In his debut blog for us, our new resident “statto” Ewen (@ewen_) does some magic with last year’s Fantasy Premier League (FPL) numbers to look at the ceilings and captain hauls. He’ll be in the “free role” for us this year, looking into issues as and when they arise / take his fancy.
A familiar pattern emerges at the precipice of a new FPL campaign. As soon as die-hards finally get their mitts on the game, a cycle through possible team compositions (and crippling self-doubt) looms. One permutation that can get a lot of traction is the prospect of a team firmly weighted in favour of an all-action, hard-as-nails defence for the ages (think top 4 candidate, penalty taking, perma-swashbuckling wingbacks). Pepper the frontline with hipsters favourites and a mightily interesting set-up is born.
Why might this not be the best strategy? Let’s search for an incompassioned defence of the star-studded attack. One that doesn’t just laud exotic new forwards for being mysterious, but crunches the numbers to see if you might regret skimping on attackers when it matters most. Or not.
The Importance of Being Captain
Something that’s often under-sold during such debates is the role of the captaincy, which has an undeniable impact to a players’ scoring potential (hint: it’s doubled).
The captaincy decision can be influenced by all manner of things, right down to a player’s birthday/arrival of baby (those factors are slightly out of scope for today). Going back to basics, it matters where a player spends their time on the pitch i.e. their position. Here’s why.
The chart shows how position affected players’ theoretical captain hauls (gameweek points doubled), controlling for appearances of less than 60 minutes (which unfairly impacts on defenders and goalkeepers) and games against the top seven (which tend to be avoided, captaincy-wise). ‘Premium’ players, from here on in, are defined as in the upper two quintiles for price i.e. they are priced in the top 40% of players in their position (this is an attempt at a fair and consistent representation across positions – sometimes anecdotal definitions of ‘premium’ players end up comparing roughly the top 10% of defenders against the top 25% of midfielders, which seems harsh).
Notice how all positions bunch up a lot around the 4-6 point mark, with this being their highest ‘peak’ – this tells us that in most gameweeks, against ‘non-premium’ opposition, even premium players are scoring just 2-3 points regardless of position (something to try and remember, next time your man blanks). This makes sense, intuitively – in any game, usually only a few players on each team do anything of note FPL-wise. Defenders and goalkeepers have a similar second hump around the 12-point mark (this being the clean sheet + captain standard, of course).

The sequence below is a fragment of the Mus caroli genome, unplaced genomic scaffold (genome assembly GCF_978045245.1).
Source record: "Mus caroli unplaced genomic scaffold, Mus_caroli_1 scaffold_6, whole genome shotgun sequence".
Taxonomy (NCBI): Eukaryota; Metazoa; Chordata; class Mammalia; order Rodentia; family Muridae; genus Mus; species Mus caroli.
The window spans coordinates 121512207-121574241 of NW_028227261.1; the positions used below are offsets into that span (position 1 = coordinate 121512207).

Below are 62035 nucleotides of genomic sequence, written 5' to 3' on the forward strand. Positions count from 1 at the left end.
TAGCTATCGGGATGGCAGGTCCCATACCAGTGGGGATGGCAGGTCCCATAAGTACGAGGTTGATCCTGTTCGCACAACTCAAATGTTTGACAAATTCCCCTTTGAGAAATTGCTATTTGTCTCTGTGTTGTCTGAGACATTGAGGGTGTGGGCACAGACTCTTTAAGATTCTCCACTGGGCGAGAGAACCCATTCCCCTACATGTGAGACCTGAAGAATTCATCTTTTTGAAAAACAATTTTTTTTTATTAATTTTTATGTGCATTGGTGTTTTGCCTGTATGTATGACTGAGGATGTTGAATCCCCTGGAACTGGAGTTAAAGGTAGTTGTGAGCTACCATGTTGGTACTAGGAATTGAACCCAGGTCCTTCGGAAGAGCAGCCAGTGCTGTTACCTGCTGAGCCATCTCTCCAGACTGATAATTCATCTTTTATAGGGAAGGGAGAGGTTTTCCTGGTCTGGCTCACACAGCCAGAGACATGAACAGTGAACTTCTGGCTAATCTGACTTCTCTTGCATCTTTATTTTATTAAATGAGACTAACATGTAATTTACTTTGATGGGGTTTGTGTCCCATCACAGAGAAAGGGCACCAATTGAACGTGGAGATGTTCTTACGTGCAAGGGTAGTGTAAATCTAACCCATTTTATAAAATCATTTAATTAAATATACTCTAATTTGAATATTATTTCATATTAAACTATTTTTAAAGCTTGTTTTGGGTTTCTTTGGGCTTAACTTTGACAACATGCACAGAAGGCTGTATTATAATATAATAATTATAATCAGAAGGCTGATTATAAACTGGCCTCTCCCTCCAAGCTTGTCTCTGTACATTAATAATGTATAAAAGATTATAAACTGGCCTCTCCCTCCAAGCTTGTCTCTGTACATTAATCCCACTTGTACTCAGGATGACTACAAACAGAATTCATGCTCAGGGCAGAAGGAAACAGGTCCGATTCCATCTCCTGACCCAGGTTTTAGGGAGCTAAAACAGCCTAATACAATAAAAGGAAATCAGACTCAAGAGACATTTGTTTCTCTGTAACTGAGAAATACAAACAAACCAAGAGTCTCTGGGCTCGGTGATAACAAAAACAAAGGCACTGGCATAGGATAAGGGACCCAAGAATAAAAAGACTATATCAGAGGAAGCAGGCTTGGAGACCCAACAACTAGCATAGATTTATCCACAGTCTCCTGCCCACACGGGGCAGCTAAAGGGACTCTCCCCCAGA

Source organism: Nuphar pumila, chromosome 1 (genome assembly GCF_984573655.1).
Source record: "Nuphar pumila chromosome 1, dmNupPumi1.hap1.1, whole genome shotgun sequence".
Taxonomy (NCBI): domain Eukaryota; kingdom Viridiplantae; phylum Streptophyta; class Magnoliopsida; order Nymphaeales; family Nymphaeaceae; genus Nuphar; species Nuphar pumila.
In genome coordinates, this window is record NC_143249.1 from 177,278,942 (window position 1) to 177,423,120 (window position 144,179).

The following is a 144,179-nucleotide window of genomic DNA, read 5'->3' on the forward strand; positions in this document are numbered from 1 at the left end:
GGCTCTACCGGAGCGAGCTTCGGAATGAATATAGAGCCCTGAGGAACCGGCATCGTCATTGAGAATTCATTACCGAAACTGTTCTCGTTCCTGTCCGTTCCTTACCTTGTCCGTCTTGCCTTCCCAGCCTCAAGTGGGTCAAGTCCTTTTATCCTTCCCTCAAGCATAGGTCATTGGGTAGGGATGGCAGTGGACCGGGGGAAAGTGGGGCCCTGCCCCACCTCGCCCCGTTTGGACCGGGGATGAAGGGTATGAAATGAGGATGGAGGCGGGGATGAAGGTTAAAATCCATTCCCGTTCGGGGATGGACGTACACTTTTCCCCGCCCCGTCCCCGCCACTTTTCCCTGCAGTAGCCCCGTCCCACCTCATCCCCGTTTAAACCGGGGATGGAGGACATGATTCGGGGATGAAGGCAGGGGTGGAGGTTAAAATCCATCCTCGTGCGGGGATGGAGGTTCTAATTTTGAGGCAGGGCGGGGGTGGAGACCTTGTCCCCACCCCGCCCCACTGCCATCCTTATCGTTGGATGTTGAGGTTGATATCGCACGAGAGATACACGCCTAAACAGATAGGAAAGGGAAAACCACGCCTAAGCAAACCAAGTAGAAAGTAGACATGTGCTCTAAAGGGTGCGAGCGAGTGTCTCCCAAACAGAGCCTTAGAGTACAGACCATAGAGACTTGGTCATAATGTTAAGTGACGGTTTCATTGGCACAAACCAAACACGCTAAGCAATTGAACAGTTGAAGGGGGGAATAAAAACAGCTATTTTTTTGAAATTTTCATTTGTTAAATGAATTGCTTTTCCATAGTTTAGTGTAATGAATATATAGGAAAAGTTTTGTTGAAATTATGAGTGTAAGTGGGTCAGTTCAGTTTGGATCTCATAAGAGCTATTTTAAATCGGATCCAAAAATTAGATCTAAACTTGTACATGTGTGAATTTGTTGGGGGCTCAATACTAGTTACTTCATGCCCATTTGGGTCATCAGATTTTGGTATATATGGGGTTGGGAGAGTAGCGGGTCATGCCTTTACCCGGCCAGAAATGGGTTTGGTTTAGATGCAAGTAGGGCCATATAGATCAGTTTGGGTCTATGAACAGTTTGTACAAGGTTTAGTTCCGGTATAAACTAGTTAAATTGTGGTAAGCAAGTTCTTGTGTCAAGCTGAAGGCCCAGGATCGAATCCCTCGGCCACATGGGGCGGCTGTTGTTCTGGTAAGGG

The other distinctive feature of this chart is the long tail to the right for forwards and midfielders – this tells us that big points hauls are more likely for attackers, and suggests the ‘ceiling’ of these players is higher. This may seem like obvious stuff, but it’s vital to demonstrate and understand such phenomena empirically, rather than to take FPL tropes as a given.
Ceiling, What Ceiling?
Speaking of FPL tropes, everyone knows that any captaincy decision worth it’s salt needs vindication via double digit performances. How many times did this happen last season, by position? This might help explain what’s driving the attacker’s long tail, above.
It doesn’t make sense to look at a pure count, because there’s so many ruddy midfielders in the game compared to, say, goalies. Instead we’ve considered the rate at which premium players demonstrate such returns – a glance at the above indicates that, going from front to back on the pitch, double digit returns got progressively less likely last season. To be precise, premium forwards got into double figures more than four times as often as premium defenders did.
Just who was behind this? At a Gameweek level, rather than season, we can identify the players who were breaking this ceiling most often.
A couple of things are very noticeable – one is how much Kane and Lukaku were responsible for dragging
the premium forwards up (notable party poopers included Rooney and Slimani, managing just one each). Still, as mentioned earlier, this kind of perspective is biased in a sense that midfielders will likely dominate simply because of the sheer number of them. Also, just counting big displays will overlook those who were accumulating impressive responses at a rate of knots, but over a shorter time period.
Hats off to Cesc, who got into double figures more often than not when he was given at least an hour on the field. An honorable mention must also go to Jesus, who was excluded from this analysis based on his lack of minutes meaning a shaky sample – his rate of double digits returns was over 50%, which is startling. Besides this, we’re still looking at a big repping from the midfield. Any way you cut it, it looks like 2016/17 was won in the midfield.
There are many strong arguments and possible season scenarios to support the hypothesis of a squad prioritising value for money and a sexy defensive unit. Nevertheless, it’s important to remember that the captaincy can play havoc with points-per-million metrics.
So, if you do take this path, beware – when a premium forward’s unique ability to outgun players in other positions in singular occurences coincides with well-timed captaincies, that mini-league foe could lay waste to your carefully crafted, value-optimised squad.